Tray portion 12 is formed of a material that is sufficiently rigid to maintain its shape normally without collapsing but sufficiently flexible to be squeezable manually. As an example, although no limitation is intended, tray portion 12 could comprise a plastic material such as TPX plastic (poly (4-methyl-1-pentene)) or PETG (polyethylene terephthalate G) having a thickness between 0.01 inch and 0.015 inch. As illustrated most clearly in FIG. 1, a person squeezing the receptacle will find it sufficiently flexible to be able to determine a condition of the receptacle's contents. In the illustrative embodiment, flexible container 16 contains a saline solution that is adapted to be chilled in a freezer. The flexible container and the saline solution are sterilizable and are useful for providing cooling for organs during surgery. By squeezing tray portion 12 as illustrated in FIG. 1, the nurse can determine the slush consistency of the liquid solution within container 16, i.e., the extent to which the solution is frozen.

The details of construction of the disposable receptacle can be more readily seen by referring to FIGS. 4 and 6. As illustrated in FIG. 6, tray portion 12 comprises a bottom 18 with two contiguous sides 20, 22 extending upwardly therefrom and also two contiguous ends 24 and 26 from a top peripheral lip 30 which has a horizontal top surface 32 and its distal end comprises an edge 34. The means 14 for enabling the sterilizable container 16 to be removed aseptically from the receptacle 10 comprises a peelable lid as illustrated in FIG. 6 preferably formed of a flexible material that is sealed to horizontal surface 32 of the tray portion 12. Although no limitation is intended, peelable lid 14 could comprise an aluminum foil having a plastic (for example, TPX plastic) laminated on the underside of the foil and heat sealed to horizontal surface 32. Lid 14 preferably has a plastic, for example, MYLAR plastic, laminated on the top side of the aluminum foil with the total lid laminate 14 preferably having a thickness of not more than 0.005 inch.

Referring to FIG. 5, flexible container 16 is shown therein and comprises a bag formed of a flexible plastic material and containing a liquid saline solution. Although no limitation is intended, bag 16 is preferably formed of a flexible plastic material such as PVC (polyvinyl chloride) or PE (polyethylene) having a thickness of between 0.010 inch and 0.015 inch. The solution contained within bag 16 may be any solution that is desirably used as slush in surgical cooling systems. As a specific example, although no limitation is intended, the solution within bag 16 may be 0.9 percent sodium chloride, lactated Ringer's solution and PLASMA-LYTE A solution. The bag 16 may be capable of holding approximately one liter of solution and tray portion 12 should be capable of containing bag 16 with the solution therein. It is preferred that disposable receptacle 10 have a volume slightly greater than the volume of the bag 16.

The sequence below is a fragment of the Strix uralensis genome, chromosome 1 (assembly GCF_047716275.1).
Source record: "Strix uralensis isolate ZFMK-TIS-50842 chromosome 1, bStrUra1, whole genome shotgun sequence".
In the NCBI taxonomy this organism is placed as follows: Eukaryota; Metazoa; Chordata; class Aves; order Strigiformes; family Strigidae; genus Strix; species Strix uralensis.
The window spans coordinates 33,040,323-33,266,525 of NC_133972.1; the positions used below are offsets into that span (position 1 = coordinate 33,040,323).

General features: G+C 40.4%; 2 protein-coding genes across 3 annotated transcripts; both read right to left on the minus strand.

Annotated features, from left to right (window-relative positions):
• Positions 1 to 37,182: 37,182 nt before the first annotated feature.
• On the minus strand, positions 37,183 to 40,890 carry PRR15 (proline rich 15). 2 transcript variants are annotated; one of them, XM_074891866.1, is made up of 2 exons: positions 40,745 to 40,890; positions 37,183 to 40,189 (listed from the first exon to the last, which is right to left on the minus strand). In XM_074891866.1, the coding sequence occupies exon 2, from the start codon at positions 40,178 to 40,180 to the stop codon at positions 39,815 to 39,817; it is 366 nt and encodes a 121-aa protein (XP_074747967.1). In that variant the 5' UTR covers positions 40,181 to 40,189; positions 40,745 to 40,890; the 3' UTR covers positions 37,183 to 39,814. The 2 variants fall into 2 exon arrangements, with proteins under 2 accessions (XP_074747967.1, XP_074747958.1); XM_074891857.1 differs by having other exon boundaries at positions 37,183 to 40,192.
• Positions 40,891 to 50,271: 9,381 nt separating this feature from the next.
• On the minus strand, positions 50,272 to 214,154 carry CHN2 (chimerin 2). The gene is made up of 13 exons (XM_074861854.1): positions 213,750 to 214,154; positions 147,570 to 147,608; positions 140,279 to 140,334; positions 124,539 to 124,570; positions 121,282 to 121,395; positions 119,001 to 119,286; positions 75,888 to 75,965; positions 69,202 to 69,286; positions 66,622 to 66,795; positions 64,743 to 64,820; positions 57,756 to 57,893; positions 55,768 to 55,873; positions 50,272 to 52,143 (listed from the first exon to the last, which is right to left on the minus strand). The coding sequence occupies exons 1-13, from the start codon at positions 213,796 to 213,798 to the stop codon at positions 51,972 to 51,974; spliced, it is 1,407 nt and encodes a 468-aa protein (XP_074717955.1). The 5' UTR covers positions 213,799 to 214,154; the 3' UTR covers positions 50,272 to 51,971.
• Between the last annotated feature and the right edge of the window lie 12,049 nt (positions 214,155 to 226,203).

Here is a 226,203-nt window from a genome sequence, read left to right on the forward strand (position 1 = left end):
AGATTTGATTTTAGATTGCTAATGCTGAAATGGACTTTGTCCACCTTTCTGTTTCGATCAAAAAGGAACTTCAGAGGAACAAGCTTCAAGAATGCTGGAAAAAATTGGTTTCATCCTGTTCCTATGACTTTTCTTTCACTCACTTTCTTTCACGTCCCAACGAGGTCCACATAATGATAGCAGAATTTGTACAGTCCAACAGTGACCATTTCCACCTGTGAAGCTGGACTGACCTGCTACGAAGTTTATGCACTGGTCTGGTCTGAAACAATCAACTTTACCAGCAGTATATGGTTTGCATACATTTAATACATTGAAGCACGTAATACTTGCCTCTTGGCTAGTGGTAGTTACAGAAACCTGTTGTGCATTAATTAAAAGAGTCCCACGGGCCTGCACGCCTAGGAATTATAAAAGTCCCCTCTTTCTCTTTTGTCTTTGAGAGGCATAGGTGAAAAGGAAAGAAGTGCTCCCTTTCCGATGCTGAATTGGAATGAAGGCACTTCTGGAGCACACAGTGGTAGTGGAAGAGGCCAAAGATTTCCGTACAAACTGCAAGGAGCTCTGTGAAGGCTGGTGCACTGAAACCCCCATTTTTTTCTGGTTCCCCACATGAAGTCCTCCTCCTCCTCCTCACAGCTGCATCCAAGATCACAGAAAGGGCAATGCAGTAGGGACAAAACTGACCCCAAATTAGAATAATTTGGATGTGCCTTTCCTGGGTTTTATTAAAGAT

A surgical scissors 35 may be provided with bag 16 and contained within tray portion 12 with bag 16. Alternatively, another surgical cutting means may be used for opening bag 16 if desired, with the surgical cutting means being located on a sterile table in the operating room.

Referring back to FIGS. 1-3, the system of cooling comprises the provision of closed disposable receptacle 10 having therein closed disposable flexible container 16 containing the saline solution. This is illustrated in FIG. 1. Disposable receptacle 10 with its disposable flexible container 16 therein are preferably sterilized together, for example, by steam sterilization. Alternatively, the receptacle 10 and container 16 could be sterilized separately and thereafter aseptically combined by introducing the sterile container 16 into the sterile receptacle 10.